Three-quarters of GPs would reject switch to salaried profession
Exclusive The vast majority of GPs do not believe the profession should give up its independent contractor status, in a comprehensive rejection of the RCGP chair’s call for a salaried profession.
A Pulse survey of 523 GPs found 76% do not believe GPs should give up their independent contractor status and become salaried to the NHS, only 14% said they did support such a move, and 10% did not know.
The survey was carried out over the past week on the Pulse website, and involved 523 GPs, including 74% partners, 13% salaried GPs, 9% locums, 2% GP registrars and 2% private or other GPs.
One GP partner, who rejected proposals, expressed the concern that GPs would ‘then just become a service industry with a service mentality’. Another salaried GP, also against proposals, added: ‘We are our patients’ last ally. We need our independence.’
But one GP partner said: ‘General practice has changed and is changing beyond recognition. I strongly support Clare Gerada in her proposal to abandon independent contractor status, especially if we are increasingly a pawn in a political game.’
Professor Gerada said that she was glad that ideas over the alternatives to the independent contractor status of GPs were being explored.
She said: ‘I think what this survey tells us, and what my view would be, is that there could be no single, top-down solution. What I think it shows is that we need to continue exploring options, and that what really matters now is all of us getting together, whether salaried or independent contractor, and sort it out.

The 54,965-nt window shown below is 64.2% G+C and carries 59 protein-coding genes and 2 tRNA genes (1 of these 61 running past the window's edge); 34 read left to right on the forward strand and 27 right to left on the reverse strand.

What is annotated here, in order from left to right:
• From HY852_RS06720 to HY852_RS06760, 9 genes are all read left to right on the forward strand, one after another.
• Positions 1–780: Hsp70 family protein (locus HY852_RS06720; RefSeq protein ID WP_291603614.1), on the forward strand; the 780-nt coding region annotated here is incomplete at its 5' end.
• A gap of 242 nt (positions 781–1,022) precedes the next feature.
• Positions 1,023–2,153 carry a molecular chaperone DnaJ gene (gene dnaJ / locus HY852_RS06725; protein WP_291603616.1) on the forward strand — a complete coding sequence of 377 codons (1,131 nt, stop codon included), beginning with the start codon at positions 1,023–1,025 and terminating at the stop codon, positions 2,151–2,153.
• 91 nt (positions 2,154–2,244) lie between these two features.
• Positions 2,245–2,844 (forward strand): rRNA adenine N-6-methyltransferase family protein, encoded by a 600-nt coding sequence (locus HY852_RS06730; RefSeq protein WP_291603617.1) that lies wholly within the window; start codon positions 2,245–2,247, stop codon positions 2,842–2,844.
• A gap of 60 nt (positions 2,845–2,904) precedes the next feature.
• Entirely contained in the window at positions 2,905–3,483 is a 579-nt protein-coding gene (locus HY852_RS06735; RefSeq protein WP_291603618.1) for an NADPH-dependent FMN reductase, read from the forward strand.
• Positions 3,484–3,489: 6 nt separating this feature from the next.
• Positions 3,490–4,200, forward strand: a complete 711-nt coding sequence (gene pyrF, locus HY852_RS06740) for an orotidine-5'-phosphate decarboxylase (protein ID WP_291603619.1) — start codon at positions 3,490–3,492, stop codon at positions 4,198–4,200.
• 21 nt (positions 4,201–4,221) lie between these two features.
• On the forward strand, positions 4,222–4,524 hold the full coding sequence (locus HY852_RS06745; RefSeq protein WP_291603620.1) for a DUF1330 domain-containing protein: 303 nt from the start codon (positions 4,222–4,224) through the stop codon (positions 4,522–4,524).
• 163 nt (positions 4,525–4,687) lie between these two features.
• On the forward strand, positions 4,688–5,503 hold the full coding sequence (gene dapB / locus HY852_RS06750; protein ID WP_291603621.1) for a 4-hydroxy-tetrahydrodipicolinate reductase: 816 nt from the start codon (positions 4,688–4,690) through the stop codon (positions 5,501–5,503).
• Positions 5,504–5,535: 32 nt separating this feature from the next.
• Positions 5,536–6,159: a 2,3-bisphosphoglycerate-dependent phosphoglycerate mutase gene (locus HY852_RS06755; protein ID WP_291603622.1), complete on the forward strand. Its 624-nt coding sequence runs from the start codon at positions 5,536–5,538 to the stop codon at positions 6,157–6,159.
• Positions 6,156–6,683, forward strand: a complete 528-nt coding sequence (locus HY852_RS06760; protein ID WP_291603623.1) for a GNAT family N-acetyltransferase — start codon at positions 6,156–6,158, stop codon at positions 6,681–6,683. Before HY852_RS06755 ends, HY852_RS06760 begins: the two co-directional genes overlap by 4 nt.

‘Because my worry is that the solutions that we are hearing about are not going to be favourable - wholesale [foundation trusts] employing GPs. Whilst I think foundation trusts could employ GPs in certain circumstances I certainly don’t think the solution is selling out the jewel and the crown of the NHS, which is GPs.’
Professor Gerada added that the model she was talking about was GPs becoming salaried to a GP-led organisation rather than a foundation trust.
She said: ‘I think every five years it is important to test [ideas] out. Where I think it all got a bit muddled is that I am not talking about GPs being salaried to foundation trusts, I am talking about being salaried to a GP-led organisation which means having a mixed model.’
Source: Pulse survey of 523 GPs
GPC deputy chair Dr Richard Vautrey said that he was not surprised that some GPs supported the profession giving up their independent status, but that most understood the value of it.
He said: ‘I think you will find that there are doctors who, whatever their current status, have become completely fed up with the micromanagement of the current arrangements and the pressures from [NHS England] area teams, CCGs and others. What they went into medicine to do was to treat patients. I think that they would welcome getting rid of some of that bureaucracy and I think that is reflected in some of those comments.’
‘I think GPs really do understand the value of being their own boss to a degree and having the flexibility to run their practice the way that is appropriate, as independent advocates for patients.’